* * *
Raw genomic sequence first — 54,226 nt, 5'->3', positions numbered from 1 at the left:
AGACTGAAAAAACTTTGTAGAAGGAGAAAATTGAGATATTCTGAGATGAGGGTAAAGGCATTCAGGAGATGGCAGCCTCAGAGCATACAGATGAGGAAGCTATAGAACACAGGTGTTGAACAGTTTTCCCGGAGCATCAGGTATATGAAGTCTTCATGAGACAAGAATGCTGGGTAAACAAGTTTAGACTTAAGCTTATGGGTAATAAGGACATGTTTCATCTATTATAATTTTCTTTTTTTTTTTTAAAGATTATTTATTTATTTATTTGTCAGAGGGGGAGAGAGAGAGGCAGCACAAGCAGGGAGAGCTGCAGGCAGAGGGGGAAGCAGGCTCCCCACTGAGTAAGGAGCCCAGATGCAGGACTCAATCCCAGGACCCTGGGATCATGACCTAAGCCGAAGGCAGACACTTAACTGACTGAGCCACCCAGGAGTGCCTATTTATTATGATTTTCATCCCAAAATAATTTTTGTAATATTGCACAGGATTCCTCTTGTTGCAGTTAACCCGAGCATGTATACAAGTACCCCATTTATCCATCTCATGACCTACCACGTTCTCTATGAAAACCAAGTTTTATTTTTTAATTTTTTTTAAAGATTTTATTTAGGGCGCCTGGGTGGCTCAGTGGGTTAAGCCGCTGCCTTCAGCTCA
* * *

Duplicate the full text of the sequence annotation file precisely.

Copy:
Raw genomic sequence first — 54,226 nt, 5'->3', positions numbered from 1 at the left:
AGACTGAAAAAACTTTGTAGAAGGAGAAAATTGAGATATTCTGAGATGAGGGTAAAGGCATTCAGGAGATGGCAGCCTCAGAGCATACAGATGAGGAAGCTATAGAACACAGGTGTTGAACAGTTTTCCCGGAGCATCAGGTATATGAAGTCTTCATGAGACAAGAATGCTGGGTAAACAAGTTTAGACTTAAGCTTATGGGTAATAAGGACATGTTTCATCTATTATAATTTTCTTTTTTTTTTTTAAAGATTATTTATTTATTTATTTGTCAGAGGGGGAGAGAGAGAGGCAGCACAAGCAGGGAGAGCTGCAGGCAGAGGGGGAAGCAGGCTCCCCACTGAGTAAGGAGCCCAGATGCAGGACTCAATCCCAGGACCCTGGGATCATGACCTAAGCCGAAGGCAGACACTTAACTGACTGAGCCACCCAGGAGTGCCTATTTATTATGATTTTCATCCCAAAATAATTTTTGTAATATTGCACAGGATTCCTCTTGTTGCAGTTAACCCGAGCATGTATACAAGTACCCCATTTATCCATCTCATGACCTACCACGTTCTCTATGAAAACCAAGTTTTATTTTTTAATTTTTTTTAAAGATTTTATTTAGGGCGCCTGGGTGGCTCAGTGGGTTAAGCCGCTGCCTTCAGCTCA